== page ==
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The translation of parallelism in political speeches

Shamaileh, SF 2011, The translation of parallelism in political speeches , PhD thesis, Salford : University of Salford.

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Abstract

The Translation of Parallelism in Political Speeches The core focus of this research centres on the rhetorical device parallelism, -which is frequently used in Arabic, particularly in the context of political discourse. The aim of this study is to investigate the way parallelism is dealt with when translated from Arabic into English in terms of its function, patterns and frequency and whether it manifests an impact on ST recipients. The research will draw on Critical Discourse Analysis (CDA) in the investigation of the context of the research, which centers on political discourse and argumentative text typology. (CDA) offers involvement with ideology, in terms of belonging to a group or a country, the need for safety, food...etc, and the fear from invasion and outsiders, which in turn is involved in political speeches. Furthermore, (CDA) highlights significant issues such as power and legitimacy which are the core of political discourse. Furthermore, the researcher has opted for two tools to approach the rhetorical device in hand, first of which is contrastive Stylistics where parallelism is investigated in both Arabic and English political speeches as a stylistic device. Second, translation studies which is applied to the analytical part of this study, which investigates parallelism in original speeches in Arabic and their English translations. The findings of the study show that parallelism is an effective rhetorical device, which occurs in high frequency in Arabic political speeches. The results also indicate that English uses parallelism but less frequently compared to Arabic and relies more on other rhetorical features such as listing three elements, using contrasting elements and manipulating the use of pronouns, among others. The study concludes that parallelism plays a significant role in Arabic political speeches and creates a greater impact on recipients. Despite the fact that parallelism occurs less frequently in English political speeches, it has been noticed that it is highly used in the English translation, in contrast to what has been hypothised and this may be due to the nature of the corpus, which is delivered by a monarch and reflects legitimacy, power and highly controlled language.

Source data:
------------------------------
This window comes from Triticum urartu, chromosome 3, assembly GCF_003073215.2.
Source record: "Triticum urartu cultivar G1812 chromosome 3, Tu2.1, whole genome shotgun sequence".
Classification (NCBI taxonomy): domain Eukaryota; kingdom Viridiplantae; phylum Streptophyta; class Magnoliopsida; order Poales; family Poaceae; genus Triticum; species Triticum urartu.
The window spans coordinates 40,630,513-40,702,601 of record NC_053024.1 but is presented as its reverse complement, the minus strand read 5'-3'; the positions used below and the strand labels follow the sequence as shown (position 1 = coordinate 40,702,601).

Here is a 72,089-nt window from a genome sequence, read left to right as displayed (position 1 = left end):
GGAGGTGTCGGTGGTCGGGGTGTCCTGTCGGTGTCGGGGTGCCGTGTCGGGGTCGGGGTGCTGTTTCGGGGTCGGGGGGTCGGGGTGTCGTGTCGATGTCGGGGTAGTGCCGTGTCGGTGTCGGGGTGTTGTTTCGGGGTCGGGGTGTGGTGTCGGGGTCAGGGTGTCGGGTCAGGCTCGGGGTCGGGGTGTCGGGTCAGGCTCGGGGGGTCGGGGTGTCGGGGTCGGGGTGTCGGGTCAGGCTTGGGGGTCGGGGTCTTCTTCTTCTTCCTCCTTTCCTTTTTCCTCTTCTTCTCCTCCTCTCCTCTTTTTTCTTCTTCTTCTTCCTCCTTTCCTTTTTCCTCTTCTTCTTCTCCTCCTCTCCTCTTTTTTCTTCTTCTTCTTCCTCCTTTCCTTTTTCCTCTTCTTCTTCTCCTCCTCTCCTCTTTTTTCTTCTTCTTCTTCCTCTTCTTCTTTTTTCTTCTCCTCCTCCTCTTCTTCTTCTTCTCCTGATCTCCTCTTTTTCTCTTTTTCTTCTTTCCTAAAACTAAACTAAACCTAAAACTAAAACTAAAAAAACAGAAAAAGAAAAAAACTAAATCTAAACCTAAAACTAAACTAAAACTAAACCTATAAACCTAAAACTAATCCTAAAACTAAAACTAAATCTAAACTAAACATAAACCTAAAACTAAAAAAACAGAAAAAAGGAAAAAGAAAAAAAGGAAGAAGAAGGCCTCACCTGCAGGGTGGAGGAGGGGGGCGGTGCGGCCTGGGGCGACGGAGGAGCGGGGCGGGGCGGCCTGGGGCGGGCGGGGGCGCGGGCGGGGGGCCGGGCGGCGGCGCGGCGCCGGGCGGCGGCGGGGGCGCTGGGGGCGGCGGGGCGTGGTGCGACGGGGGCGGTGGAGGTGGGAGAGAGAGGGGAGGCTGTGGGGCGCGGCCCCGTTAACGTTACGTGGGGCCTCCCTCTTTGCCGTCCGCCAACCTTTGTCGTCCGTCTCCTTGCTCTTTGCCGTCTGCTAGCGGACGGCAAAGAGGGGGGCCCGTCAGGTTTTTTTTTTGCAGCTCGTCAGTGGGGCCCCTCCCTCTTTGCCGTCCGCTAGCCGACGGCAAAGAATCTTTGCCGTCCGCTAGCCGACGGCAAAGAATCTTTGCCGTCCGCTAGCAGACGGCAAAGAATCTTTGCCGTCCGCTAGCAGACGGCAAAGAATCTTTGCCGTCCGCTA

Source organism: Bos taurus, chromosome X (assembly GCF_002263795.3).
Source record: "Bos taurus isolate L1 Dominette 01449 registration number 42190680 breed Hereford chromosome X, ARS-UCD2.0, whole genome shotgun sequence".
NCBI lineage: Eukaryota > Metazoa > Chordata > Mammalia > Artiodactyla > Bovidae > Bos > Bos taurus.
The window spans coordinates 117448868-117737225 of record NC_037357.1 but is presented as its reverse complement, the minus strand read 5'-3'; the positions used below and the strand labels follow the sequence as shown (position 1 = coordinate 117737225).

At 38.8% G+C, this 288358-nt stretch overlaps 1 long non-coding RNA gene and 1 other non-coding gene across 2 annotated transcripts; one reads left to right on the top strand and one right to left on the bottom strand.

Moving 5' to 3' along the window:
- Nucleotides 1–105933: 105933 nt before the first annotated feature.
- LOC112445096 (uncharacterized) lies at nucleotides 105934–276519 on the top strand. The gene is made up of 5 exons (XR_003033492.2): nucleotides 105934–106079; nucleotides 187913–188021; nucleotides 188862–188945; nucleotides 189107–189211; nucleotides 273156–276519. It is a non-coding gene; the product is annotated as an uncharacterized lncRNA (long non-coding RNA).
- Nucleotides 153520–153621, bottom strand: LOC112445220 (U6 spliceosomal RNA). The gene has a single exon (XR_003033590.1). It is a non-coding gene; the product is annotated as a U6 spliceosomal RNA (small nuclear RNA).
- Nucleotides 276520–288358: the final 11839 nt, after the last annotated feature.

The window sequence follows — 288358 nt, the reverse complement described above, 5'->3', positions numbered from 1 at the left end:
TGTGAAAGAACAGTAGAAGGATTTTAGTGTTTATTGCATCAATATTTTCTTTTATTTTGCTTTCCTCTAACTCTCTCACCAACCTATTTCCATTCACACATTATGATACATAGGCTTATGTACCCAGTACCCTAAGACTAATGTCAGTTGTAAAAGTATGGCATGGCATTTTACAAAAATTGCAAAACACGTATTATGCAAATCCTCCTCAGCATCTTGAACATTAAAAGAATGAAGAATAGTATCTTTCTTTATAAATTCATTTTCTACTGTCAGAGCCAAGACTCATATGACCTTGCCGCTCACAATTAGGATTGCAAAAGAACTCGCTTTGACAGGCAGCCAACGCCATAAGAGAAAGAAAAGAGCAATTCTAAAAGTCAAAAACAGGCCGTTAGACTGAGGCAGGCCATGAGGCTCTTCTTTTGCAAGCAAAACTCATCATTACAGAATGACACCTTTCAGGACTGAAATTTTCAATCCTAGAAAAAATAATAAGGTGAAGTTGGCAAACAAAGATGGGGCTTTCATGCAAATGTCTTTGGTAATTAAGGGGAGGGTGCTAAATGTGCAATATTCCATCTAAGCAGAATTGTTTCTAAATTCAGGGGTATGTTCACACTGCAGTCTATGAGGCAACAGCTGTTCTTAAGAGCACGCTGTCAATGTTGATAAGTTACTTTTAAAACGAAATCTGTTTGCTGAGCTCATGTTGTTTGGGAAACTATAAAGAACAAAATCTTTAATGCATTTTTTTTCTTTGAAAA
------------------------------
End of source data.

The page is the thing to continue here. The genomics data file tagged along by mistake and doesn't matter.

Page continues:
Item Type: Thesis (PhD)
Contributors: Salama-Carr, M (Supervisor)
Schools: Colleges and Schools > College of Arts & Social Sciences
Colleges and Schools > College of Arts & Social Sciences > School of Humanities, Languages & Social Sciences
Depositing User: Institutional Repository
Date Deposited: 03 Oct 2012 13:34
Last Modified: 03 Jan 2015 23:28
URI: http://usir.salford.ac.uk/id/eprint/26907

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